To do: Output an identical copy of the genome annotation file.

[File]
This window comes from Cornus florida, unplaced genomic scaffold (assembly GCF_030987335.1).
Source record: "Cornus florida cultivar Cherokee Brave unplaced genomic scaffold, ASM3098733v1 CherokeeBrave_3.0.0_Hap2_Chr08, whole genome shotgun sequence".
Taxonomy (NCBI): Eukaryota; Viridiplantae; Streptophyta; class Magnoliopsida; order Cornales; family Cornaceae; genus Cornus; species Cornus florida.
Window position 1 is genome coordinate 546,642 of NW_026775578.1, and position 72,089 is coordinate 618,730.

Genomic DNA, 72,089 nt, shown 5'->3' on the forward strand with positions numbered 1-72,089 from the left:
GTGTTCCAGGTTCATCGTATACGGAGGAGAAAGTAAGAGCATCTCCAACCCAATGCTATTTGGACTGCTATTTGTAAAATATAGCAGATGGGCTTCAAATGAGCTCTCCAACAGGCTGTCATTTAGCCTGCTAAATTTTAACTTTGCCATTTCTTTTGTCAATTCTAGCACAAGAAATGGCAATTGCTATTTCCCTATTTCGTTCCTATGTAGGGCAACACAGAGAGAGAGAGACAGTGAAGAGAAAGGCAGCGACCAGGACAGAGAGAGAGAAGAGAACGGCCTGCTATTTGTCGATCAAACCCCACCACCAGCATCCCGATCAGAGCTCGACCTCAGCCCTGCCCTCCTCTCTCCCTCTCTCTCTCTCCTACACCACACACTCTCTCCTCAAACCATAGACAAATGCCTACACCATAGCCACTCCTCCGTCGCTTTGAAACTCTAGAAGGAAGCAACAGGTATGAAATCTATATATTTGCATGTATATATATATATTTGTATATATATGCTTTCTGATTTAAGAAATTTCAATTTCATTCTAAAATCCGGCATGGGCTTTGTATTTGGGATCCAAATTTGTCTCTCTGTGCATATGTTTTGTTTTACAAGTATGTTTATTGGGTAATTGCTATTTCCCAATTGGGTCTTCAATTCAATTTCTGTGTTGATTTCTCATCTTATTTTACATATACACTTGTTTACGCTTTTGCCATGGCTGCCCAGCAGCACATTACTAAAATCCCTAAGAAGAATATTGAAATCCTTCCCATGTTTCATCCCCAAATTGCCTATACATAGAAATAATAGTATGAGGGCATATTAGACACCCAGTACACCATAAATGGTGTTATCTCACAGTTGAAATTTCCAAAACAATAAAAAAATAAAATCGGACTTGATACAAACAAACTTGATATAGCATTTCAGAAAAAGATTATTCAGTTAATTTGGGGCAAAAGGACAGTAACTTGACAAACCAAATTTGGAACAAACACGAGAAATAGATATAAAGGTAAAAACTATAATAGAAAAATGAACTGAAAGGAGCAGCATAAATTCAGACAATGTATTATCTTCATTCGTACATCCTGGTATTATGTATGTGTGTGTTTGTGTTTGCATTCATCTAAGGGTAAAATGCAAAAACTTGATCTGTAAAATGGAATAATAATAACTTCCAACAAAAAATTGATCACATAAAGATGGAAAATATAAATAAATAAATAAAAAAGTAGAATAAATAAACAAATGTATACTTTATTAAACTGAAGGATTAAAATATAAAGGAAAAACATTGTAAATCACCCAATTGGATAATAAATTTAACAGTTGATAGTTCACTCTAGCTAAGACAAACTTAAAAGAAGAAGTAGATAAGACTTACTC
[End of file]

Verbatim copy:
This window comes from Cornus florida, unplaced genomic scaffold (assembly GCF_030987335.1).
Source record: "Cornus florida cultivar Cherokee Brave unplaced genomic scaffold, ASM3098733v1 CherokeeBrave_3.0.0_Hap2_Chr08, whole genome shotgun sequence".
Taxonomy (NCBI): Eukaryota; Viridiplantae; Streptophyta; class Magnoliopsida; order Cornales; family Cornaceae; genus Cornus; species Cornus florida.
Window position 1 is genome coordinate 546,642 of NW_026775578.1, and position 72,089 is coordinate 618,730.

Genomic DNA, 72,089 nt, shown 5'->3' on the forward strand with positions numbered 1-72,089 from the left:
GTGTTCCAGGTTCATCGTATACGGAGGAGAAAGTAAGAGCATCTCCAACCCAATGCTATTTGGACTGCTATTTGTAAAATATAGCAGATGGGCTTCAAATGAGCTCTCCAACAGGCTGTCATTTAGCCTGCTAAATTTTAACTTTGCCATTTCTTTTGTCAATTCTAGCACAAGAAATGGCAATTGCTATTTCCCTATTTCGTTCCTATGTAGGGCAACACAGAGAGAGAGAGACAGTGAAGAGAAAGGCAGCGACCAGGACAGAGAGAGAGAAGAGAACGGCCTGCTATTTGTCGATCAAACCCCACCACCAGCATCCCGATCAGAGCTCGACCTCAGCCCTGCCCTCCTCTCTCCCTCTCTCTCTCTCCTACACCACACACTCTCTCCTCAAACCATAGACAAATGCCTACACCATAGCCACTCCTCCGTCGCTTTGAAACTCTAGAAGGAAGCAACAGGTATGAAATCTATATATTTGCATGTATATATATATATTTGTATATATATGCTTTCTGATTTAAGAAATTTCAATTTCATTCTAAAATCCGGCATGGGCTTTGTATTTGGGATCCAAATTTGTCTCTCTGTGCATATGTTTTGTTTTACAAGTATGTTTATTGGGTAATTGCTATTTCCCAATTGGGTCTTCAATTCAATTTCTGTGTTGATTTCTCATCTTATTTTACATATACACTTGTTTACGCTTTTGCCATGGCTGCCCAGCAGCACATTACTAAAATCCCTAAGAAGAATATTGAAATCCTTCCCATGTTTCATCCCCAAATTGCCTATACATAGAAATAATAGTATGAGGGCATATTAGACACCCAGTACACCATAAATGGTGTTATCTCACAGTTGAAATTTCCAAAACAATAAAAAAATAAAATCGGACTTGATACAAACAAACTTGATATAGCATTTCAGAAAAAGATTATTCAGTTAATTTGGGGCAAAAGGACAGTAACTTGACAAACCAAATTTGGAACAAACACGAGAAATAGATATAAAGGTAAAAACTATAATAGAAAAATGAACTGAAAGGAGCAGCATAAATTCAGACAATGTATTATCTTCATTCGTACATCCTGGTATTATGTATGTGTGTGTTTGTGTTTGCATTCATCTAAGGGTAAAATGCAAAAACTTGATCTGTAAAATGGAATAATAATAACTTCCAACAAAAAATTGATCACATAAAGATGGAAAATATAAATAAATAAATAAAAAAGTAGAATAAATAAACAAATGTATACTTTATTAAACTGAAGGATTAAAATATAAAGGAAAAACATTGTAAATCACCCAATTGGATAATAAATTTAACAGTTGATAGTTCACTCTAGCTAAGACAAACTTAAAAGAAGAAGTAGATAAGACTTACTC